The procedure for damages suffered as a result of an anticompetitive agreement is the same as the procedure in other civil damages actions. As regards cartels, joint and several liability may be applicable when a claimant has proven causality between its loss and the anticompetitive activities.

A private antitrust action may be brought under the general Swedish procedural rules. In private antitrust actions, the general courts are competent according to the forum rules set out in Chapter 10 of the Code of Judicial Procedure. It is primarily the district court where the defendant resides or has its seat that is competent. Alternatively, an action for damages may be brought where the infringement took place or where the injury occurred. In addition, the Patent and Market Court is always competent to rule on claims for damages in antitrust matters pursuant to the Act.

Finally, the Arbitration Act (1999:116) stipulates that the civil law consequences of competition law violations may be the subject of arbitration.


During recent years, the SCA has carried out a number of on-the-spot investigations, primarily as part of its own investigations, but also acting on behalf of the European Commission or other competition authorities of the EU Member States.

Following an amendment as of 1 January 2016, the Act now expressly states that the SCA may carry out indexing and searching of digital material on its own premises. These measures may only be carried out subject to the consent of the investigated company. The new amendment to the Act is implemented in Chapter 5 Section 6 Subparagraph 2 of the Act. Indexing and searching on the SCA’s premises with the consent of the company under investigation was already common practice prior to the amendment.14

With the object to achieve efficiencies and improve the administration of justice, specialised courts for cases relating to intellectual property law, competition law and marketing law came into being on 1 September 2016. The reform moved the court of first instance in competition law cases from the Stockholm District Court to the Patent and Market Court and replaced the former appeals court, the Market Court, with the Patent and Market Court of Appeal.15

To fulfil the requirements of the EU Damages Directive,16 the Swedish government proposed new legislation, the Competition Damages Act, which entered into force on 27 December 2016.17 The Competition Damages Act governs actions for damages for infringements of competition law, including provisions and clarifications on liability, limitation periods, compensation, recourse, passing on of overcharges, disclosure and procedures.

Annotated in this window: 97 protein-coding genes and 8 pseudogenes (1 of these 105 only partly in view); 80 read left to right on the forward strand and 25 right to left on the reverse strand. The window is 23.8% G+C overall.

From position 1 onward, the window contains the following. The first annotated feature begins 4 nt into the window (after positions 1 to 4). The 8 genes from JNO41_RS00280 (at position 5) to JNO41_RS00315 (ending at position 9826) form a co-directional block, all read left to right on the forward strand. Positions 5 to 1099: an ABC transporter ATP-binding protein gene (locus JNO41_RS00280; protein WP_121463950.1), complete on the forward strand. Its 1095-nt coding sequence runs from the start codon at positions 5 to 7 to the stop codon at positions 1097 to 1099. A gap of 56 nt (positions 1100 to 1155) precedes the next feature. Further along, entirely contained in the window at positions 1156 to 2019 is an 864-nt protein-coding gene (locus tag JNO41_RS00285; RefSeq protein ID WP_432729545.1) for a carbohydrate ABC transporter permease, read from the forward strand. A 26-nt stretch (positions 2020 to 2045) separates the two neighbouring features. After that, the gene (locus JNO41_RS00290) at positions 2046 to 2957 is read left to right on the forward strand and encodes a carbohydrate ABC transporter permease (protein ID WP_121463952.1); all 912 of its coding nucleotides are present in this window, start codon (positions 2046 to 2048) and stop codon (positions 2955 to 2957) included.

In June 2016, an inquiry, appointed by the government, suggested that the SCA should be given greater decision-making powers, including the means to impose fines for cartel activity without filing an application to the Patent and Market Court. According to the proposal of the inquiry, the legislative amendments should enter into force on 1 January 2018.18


1 Tommy Pettersson, Johan Carle and Stefan Perván Lindeborg are partners at Mannheimer Swartling.

2 Understandably, the Swedish provision does not refer to the EU internal market, but simply to the market. In addition, it does not require that intra-state trade be affected for its application, but merely that competition is affected to an appreciable extent.

3 The provision also applies to decisions by associations of companies and concerted practices according to Chapter 1 Section 6 of the Act.

4 The Swedish Competition Authority (SCA) has published a Notice on Agreements of Minor Importance (KKVFS 2009:1) (Notice), which refers to equivalent EU guidance. According to the Notice, agreements between actual or potential competitors where the parties’ combined market share does not exceed 10 per cent, and agreements between non-competitors where none of the parties have a market share exceeding 15 per cent, normally fall outside the prohibition against restrictive agreements. Where the individual turnover of each of the parties does not exceed 30 million Swedish kronor, the 15 per cent threshold applies irrespective of the type of agreement. However, according to the Notice, the de minimis principles do not apply to agreements that contain certain hard-core restrictions.

5 SCA, dnr 394/2009.

6 SCA Regulation KKVFS 2015:1.

7 SCA Regulation KKVFS 2009:1.

8 SCA Regulation KKVFS 2015:2.

9 Regulation (EC) No. 1/2003 of 16 December 2002 on the implementation of the rules on competition laid down in Articles 81 and 82 of the Treaty.

10 See joined cases C-89/85, C-104/85, C-114/85, C-116/85, C-117/85 and C-125/85 to C-129/85 Ahlström Osakeyhtiö and Others v. Commission (Wood pulp II) ECLI:EU:C:1993:120, Paragraph 16.

11 Cf Government Bill 2007/08:135.

12 SCA Regulation KKVFS 2015:1.

13 Government Bill 2007/08:135 p. 261.

14 The amendment to the Act seems to at least partly address the concerns expressed by the Patent and Market Court of Appeal in a judgment of 28 October 2015. In its reasoning, the court declared that an on-the-spot investigation constitutes a significant intervention that entails risks for the investigated company in terms of legal certainty, and that an investigation must therefore be justified by reference to a clear and precise legal basis. Referring to the specific circumstances of that case, the court concluded that the wording of the Act did not allow the SCA to extend an ongoing digital search on its own premises by asking the court for authorisation to search previously seized materials for other suspected infringements that were not covered by the SCA’s original mandate to conduct an on-the-spot investigation.

15 Cf Government Bill 2015/16:57 and the Act on Patent and Market Courts (2016:188).

16 Directive 2014/104/EU.

17 Swedish Government Ministry Reports (Ds) 2015:15.

18 Swedish Government Official Reports (SOU) 2016:49.